Youth’s comeuppance documented. But where’s benefactor?
Written in 1861, Great Expectations is a favorite among many Dickens readers. In addition to its endearing hero, Pip – a blacksmith’s bot, desperate to escape his humble background – the story is populated by a vivid cast of characters from the convict, Magwitch to Miss Haversham who, jilted long ago, still wears here wedding gown and for revenge, schools the beautiful young Estella in the art of Malice toward men.
When Pip receives a legacy and promptly leaves for London to become a gentleman, only then does he begin learning about the gulf between appearances and reality.
This is probably one of the first classic books I ever read. What really attracted me to this book was when I heard about Mrs Haversham, an intriguing character who was jilted at the alter and surrounds herself in a place locked in the time of her long-past wedding. I haven’t read any another Dickens (I know its appalling!) but I definitely am wanting to read more.
This book was set in 1800s London, following protagonist Pip, as he climbs the social ladder. This book was awesome and intriguing and really quite gripping. Yes, some parts were a little slow but finishing this book gave me such a sense of achievement and it was truly worthwhile in the end. It helped me to understand Britain in the 1800s.
From Magwitch and his vittles, to Estella and her gowns, each character added a little more foundation to the novel. The characters were stereotypical but maybe Dickens added them for a reason to help us, The Readers, understand what was happening and the motives of their actions. The style of this book is classic text, meaning there are quite a few big words – good to expand vocab.
Phillip Pirrip (Pip) made a great protagonist. I enjoyed following his social climb from just a wee lad to an aspiring gentleman, with the help of an anonymous benefactor (Yes it is revealed, wait til the end!). On the surface this book is a Bildungs Roman (a coming-of-age) but at its heart this book is a love story of a hopeless romantic and a perceived-as heartless character.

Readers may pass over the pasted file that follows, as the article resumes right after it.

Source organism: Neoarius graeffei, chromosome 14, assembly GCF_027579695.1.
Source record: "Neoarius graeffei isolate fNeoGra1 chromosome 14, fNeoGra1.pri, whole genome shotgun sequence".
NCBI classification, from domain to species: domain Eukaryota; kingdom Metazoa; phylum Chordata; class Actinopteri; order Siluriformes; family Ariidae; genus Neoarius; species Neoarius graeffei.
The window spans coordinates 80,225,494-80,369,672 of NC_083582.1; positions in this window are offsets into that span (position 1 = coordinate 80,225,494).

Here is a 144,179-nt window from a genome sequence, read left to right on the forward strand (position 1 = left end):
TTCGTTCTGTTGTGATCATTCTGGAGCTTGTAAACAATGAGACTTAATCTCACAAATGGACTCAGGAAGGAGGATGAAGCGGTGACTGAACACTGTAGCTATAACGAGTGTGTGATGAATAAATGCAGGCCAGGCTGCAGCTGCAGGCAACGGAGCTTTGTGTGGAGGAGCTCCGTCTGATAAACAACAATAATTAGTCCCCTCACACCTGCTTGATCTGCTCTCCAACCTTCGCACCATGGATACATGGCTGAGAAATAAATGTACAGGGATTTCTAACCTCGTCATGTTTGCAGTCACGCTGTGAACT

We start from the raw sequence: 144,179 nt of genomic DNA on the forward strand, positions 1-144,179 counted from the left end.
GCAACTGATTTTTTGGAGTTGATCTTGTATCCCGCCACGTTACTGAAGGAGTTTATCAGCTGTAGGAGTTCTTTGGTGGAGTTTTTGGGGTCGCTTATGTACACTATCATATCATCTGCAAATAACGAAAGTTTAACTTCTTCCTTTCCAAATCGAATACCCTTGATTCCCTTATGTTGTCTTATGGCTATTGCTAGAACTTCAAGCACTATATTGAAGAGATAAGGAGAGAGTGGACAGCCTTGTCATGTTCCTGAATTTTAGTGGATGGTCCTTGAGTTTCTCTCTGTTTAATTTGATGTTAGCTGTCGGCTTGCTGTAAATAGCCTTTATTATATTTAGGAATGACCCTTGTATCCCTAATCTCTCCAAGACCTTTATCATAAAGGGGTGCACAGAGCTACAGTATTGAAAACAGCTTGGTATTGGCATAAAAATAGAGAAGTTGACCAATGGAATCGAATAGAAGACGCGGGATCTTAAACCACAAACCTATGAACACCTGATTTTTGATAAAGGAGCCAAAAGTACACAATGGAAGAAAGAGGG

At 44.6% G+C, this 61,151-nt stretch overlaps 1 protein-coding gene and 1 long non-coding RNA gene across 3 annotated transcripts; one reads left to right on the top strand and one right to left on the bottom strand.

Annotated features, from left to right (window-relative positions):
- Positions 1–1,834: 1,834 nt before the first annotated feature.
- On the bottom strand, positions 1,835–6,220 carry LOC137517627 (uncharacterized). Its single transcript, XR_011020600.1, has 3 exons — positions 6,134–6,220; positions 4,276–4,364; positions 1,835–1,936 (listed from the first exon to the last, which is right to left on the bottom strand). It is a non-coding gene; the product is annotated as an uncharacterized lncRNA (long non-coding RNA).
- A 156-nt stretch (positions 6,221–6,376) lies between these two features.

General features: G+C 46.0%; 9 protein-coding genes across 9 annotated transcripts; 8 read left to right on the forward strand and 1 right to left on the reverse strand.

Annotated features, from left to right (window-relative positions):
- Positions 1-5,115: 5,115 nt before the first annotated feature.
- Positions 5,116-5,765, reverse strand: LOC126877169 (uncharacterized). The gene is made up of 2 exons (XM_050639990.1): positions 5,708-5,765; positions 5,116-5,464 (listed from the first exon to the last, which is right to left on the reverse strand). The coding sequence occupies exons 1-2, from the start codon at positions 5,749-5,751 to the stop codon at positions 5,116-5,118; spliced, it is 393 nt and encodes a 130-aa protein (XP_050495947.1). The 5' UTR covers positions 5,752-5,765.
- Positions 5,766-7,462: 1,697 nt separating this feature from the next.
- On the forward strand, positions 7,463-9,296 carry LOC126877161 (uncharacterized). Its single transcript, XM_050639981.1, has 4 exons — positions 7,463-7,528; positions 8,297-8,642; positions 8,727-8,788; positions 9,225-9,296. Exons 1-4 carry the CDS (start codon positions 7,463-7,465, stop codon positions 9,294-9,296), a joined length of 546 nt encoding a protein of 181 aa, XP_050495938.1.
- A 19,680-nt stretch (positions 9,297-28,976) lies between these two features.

I would recommend this to ages 15+, due to some mature themes, and if you have never read a classic before I would recommend this one. It can be a slight struggle in some moments but keep persevering, It will be worth it!
In 2011 the film came out, which I watched after reading. It stuck quite well to the book plot and was a good movie.
I rated this 4 out of 5 stars as while the book was so good, it was at times a little dry. But I would definitely recommend this book to first-time Classic readers and to those with more experience in this wonderful genre.
Release Date: August 1861
What’s In A Name?
I may be wrong but I believe that the title of the novel ‘Great Expectations’ is a nod to the great expectations that Pip received in his life after going up in the world through a benefactor. He gained expectations to become a worldly gentleman and have a change of status. Do you have any other or deeper insights?
How could it not be our endearing protagonist Pip!
I quite liked both of these quotes so there can be two favorites.
“Take nothing on its looks; take everything on evidence. There’s no better rule.”Mr Jaggers
That was a memorable day to me, for it made great changes in me. But, it is the same with any life. Imagine one selected day struck out of it, and think how different its course would have been. Pause you who read this, and think for a moment of the long chain of iron or gold, of thorns or flowers, that would never have bound you, but for the formation of the first link on one memorable day.”Pip
QFTR (Questions For The Readers)
Feel free to post your comment on the questions below and state how your found this book.
- What kind of life would Pip have led had he not received the legacy?
- Who was your favorite character? Who do you think was most misunderstood?
- What do you think happened in Magwitch’s past?
- There are almost two narrators in this novel: Young Pip and older Pip (similar to that of To Kill A Mockingbird). How do their perspectives relate and differentiate to each other?